Massaro v. McDonald’s, 2022 Pa. Super. LEXIS 320 (August 2, 2022) (Pellegrini, J.)  Thomas Henry Massaro (Massaro) appeals an order of the Court of Common Pleas of Philadelphia County (trial court) dismissing his claims with prejudice for lack of legal sufficiency. It was alleged by Massaro, a senior citizen, that he was continuously harassed and assaulted by a deranged third-party while mentoring a student in a McDonald's restaurant. His repeated requests for help from the restaurant's staff had gone unheeded for about an hour. The above-captioned Appellees (collectively referred to here as "McDonald's") filed a preliminary objection in the nature of a demurrer, arguing that they could not be held liable for Massaro's injuries as a matter of law because he had remained in the restaurant beyond the point where it was reasonable for him to do so. The trial court sustained McDonald's preliminary objection on what appear to be two not entirely consistent grounds. The trial court first determined that McDonald's did not owe Massaro a duty of care because he had assumed the risk of a known danger in the restaurant. Next, the trial court found that, as a…


July 25th, 2022 by Rieders Travis in Miscellaneous

Biden v. Texas, 2022 U.S. LEXIS 3269 (S. Ct. June 30, 2022) (Roberts, C.J.)  In January 2019, the Department of Homeland Security—under the administration of President Trump—established the Migrant Protection Protocols. That program provided for the return to Mexico of non-Mexican aliens who had been detained attempting to enter the United States illegally from Mexico. On Inauguration Day 2021, the new administration of President Biden announced that the program would be suspended the next day, and later that year sought to terminate it. The District Court and the Court of Appeals, however, held that doing so would violate the Immigration and Nationality Act, concluding that the return policy was mandatory so long as illegal entrants were being released into the United States. The District Court also held that the attempted rescission of the program was inadequately explained in violation of the Administrative Procedure Act. While its appeal was pending, the Government took new action to terminate the policy with a more detailed explanation. But the Court of Appeals held that this new action was not separately reviewable final agency action under the Administrative Procedure Act.  The questions presented are whether the Government’s rescission…


July 25th, 2022 by Rieders Travis in Miscellaneous

West Virginia v. Environmental Protection Agency, 2022 U.S. LEXIS 3268 (S. Ct. June 30, 2022) (Roberts, C.J.)  The Clean Air Act authorizes the Environmental Protection Agency to regulate power plants by setting a “standard of performance” for their emission of certain pollutants into the air. 84 Stat. 1683, 42 U. S. C. §7411(a)(1). That standard may be different for new and existing plants, but in each case it must reflect the “best system of emission reduction” that the Agency has determined to be “adequately demonstrated” for the particular category. §§7411(a)(1), (b)(1), (d). For existing plants, the States then implement that requirement by issuing rules restricting emissions from sources within their borders.  Since passage of the Act 50 years ago, EPA has exercised this authority by setting performance standards based on measures that would reduce pollution by causing plants to operate more cleanly. In 2015, however, EPA issued a new rule concluding that the “best system of emission reduction” for existing coal-fired power plants included a requirement that such facilities reduce their own production of electricity, or subsidize increased generation by natural gas, wind, or solar sources.  The question before us is whether this broader conception of…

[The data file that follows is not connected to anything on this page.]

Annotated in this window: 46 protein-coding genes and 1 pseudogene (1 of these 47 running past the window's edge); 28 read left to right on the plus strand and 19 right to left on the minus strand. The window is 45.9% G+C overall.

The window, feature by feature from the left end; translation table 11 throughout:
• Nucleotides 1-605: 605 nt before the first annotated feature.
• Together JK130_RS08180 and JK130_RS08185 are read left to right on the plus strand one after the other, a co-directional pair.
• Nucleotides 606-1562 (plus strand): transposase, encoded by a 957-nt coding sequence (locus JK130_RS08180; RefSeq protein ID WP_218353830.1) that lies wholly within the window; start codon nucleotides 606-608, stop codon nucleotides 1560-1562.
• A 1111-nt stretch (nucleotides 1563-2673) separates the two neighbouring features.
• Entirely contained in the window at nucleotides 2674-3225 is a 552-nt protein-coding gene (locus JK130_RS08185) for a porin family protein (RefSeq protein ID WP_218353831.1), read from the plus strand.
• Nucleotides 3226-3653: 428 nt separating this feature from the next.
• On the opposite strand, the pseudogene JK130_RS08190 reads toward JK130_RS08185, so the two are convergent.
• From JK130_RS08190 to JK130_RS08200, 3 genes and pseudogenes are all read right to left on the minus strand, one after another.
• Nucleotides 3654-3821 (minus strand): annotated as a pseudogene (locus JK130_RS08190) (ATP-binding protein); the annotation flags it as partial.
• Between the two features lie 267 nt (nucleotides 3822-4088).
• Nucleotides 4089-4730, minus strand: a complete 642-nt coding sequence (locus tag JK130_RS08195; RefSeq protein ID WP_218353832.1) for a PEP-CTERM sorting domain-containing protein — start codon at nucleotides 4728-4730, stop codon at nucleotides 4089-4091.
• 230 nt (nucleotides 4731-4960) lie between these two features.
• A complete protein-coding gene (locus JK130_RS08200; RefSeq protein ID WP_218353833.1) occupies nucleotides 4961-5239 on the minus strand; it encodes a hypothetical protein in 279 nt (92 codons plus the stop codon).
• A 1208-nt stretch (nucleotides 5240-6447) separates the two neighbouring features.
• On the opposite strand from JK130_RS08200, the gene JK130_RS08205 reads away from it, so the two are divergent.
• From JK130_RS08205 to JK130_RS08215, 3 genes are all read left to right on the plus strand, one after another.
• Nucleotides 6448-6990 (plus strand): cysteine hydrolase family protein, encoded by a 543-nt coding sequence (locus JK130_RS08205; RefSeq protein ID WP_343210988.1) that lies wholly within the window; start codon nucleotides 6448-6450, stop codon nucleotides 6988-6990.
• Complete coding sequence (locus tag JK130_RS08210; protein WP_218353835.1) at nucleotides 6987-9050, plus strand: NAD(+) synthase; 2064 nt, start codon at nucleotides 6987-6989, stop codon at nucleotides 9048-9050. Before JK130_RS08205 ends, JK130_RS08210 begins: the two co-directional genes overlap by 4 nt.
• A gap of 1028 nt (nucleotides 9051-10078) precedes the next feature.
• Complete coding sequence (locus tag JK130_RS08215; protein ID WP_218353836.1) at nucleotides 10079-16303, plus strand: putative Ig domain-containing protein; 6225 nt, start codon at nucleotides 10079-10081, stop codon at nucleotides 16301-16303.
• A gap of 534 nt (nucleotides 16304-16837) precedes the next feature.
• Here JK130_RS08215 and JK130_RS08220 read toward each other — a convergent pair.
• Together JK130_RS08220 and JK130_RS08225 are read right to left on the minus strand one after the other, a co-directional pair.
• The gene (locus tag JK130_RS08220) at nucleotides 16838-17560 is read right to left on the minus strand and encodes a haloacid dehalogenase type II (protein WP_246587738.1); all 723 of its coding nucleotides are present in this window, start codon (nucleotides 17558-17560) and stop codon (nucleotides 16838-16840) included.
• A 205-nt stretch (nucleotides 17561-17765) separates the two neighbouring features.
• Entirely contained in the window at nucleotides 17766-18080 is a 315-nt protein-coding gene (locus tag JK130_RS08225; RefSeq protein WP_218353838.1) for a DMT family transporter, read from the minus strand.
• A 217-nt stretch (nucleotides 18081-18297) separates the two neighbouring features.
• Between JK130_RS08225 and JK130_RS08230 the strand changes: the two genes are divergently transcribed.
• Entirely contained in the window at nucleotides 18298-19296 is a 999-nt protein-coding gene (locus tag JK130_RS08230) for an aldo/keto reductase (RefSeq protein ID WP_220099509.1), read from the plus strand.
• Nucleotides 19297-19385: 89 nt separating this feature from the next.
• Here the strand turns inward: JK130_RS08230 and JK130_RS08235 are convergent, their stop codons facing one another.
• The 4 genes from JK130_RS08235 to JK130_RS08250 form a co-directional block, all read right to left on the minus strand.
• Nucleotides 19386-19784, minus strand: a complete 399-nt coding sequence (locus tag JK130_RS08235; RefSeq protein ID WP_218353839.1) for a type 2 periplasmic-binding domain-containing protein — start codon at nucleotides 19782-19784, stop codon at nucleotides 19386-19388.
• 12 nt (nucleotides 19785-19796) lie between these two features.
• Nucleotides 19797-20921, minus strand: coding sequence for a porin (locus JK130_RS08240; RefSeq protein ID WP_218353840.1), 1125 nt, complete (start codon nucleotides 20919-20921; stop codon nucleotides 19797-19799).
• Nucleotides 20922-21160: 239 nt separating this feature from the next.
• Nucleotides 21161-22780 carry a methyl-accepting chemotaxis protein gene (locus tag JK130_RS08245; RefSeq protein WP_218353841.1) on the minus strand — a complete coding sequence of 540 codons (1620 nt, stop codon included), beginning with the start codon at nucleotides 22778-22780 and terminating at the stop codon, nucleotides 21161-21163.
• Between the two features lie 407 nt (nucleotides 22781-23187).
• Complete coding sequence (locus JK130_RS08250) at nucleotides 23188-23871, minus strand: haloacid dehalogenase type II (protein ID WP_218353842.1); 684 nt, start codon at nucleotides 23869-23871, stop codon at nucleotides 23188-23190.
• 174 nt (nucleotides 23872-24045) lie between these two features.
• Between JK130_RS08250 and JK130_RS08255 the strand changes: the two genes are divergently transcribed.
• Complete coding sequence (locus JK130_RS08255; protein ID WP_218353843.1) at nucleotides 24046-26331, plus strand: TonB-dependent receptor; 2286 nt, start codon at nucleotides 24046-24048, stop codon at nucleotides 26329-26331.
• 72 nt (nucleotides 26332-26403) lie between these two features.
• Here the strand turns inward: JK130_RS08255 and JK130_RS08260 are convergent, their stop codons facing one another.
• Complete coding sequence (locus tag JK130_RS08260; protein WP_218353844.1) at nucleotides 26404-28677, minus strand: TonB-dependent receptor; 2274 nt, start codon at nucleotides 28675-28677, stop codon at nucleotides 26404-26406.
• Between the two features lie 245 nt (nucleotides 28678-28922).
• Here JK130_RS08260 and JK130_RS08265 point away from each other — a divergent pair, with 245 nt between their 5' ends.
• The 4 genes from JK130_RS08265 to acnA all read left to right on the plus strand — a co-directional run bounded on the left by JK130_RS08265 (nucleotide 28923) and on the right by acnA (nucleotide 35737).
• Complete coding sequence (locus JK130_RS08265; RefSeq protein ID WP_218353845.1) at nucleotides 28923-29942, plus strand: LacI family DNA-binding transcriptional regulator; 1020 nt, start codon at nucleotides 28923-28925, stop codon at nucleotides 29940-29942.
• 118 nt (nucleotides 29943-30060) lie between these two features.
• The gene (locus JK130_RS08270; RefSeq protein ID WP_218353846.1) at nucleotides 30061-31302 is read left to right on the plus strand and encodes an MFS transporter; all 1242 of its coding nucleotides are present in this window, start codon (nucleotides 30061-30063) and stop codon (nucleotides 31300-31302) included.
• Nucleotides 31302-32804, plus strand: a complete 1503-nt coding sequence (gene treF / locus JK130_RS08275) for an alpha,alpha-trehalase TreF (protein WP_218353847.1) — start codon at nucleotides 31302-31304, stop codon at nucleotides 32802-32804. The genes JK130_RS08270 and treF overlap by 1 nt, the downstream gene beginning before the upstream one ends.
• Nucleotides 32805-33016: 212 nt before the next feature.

July 25th, 2022 by Rieders Travis in Miscellaneous

Lawson v. Pennsylvania College of Technology, PA No. 21-01134 (C.P. Lycoming June 28, 2022) (Linhardt, J.)  Plaintiffs Michael James Lawson, Jr. ("Michael") and Tara Lawson ("Tara"), son and mother, commenced this case by filing a Class Action Complaint on October 12, 2020 in Philadelphia County. The Complaint seeks reimbursement of money paid to Defendant, a college in Williamsport, for tuition, room, board, and other purposes. The gravamen of the Complaint is that when Defendant switched from in-person learning to remote learning in response to the COVID-19 pandemic, they did not fully refund students sums of money that were paid for, inter alia, in-person lessons, meals, room and board, and activities. In doing so, Plaintiffs allege, Defendant committed numerous breaches of contract and was unjustly enriched. The Complaint contains eight counts, four for breach of contract and four for unjust enrichment, relating to four classes of payment. Counts I and II allege that class members entered into a contract with Defendant, agreeing to pay tuition in exchange for, inter alia, "access to campus facilities, access to campus activities, and live, in-person instruction in a physical classroom." Plaintiffs contend that Defendant retained…


June 28th, 2022 by Rieders Travis in Miscellaneous

Panzarella v. Navient Sols., Inc., 2022 U.S. App. LEXIS 16324 (3rd Cir. June 14, 2022) (Rendell, C.J.)  Elizabeth and Joshua Panzarella ("the Panzarellas") sued Navient Solutions, LLC ("Navient"), claiming that, among other things, Navient violated the Telephone Consumer Protection Act of 1991, 47 U.S.C. § 227 (the "TCPA"). The Panzarellas assert that Navient called their cellphones without their prior express consent using an automatic telephone dialing system ("ATDS") in violation of section 227(b)(1)(A)(iii) of the TCPA. The District Court granted summary judgment for Navient. It concluded that Navient's dialing technology did not qualify as an ATDS under section 227(a)(1) of the TCPA because it viewed a particular component of Navient's dialing technology as separate from its dialing system. As a result, it erred by failing to consider whether Navient's dialing "equipment" as a whole qualified as an ATDS. Id. Even though we do not decide whether Navient's dialing equipment qualified as an ATDS, we find that Navient did not use an ATDS in violation of the TCPA when it called the Panzarellas. Thus, we will affirm the District Court's order on this alternative ground. While the District Court erred in…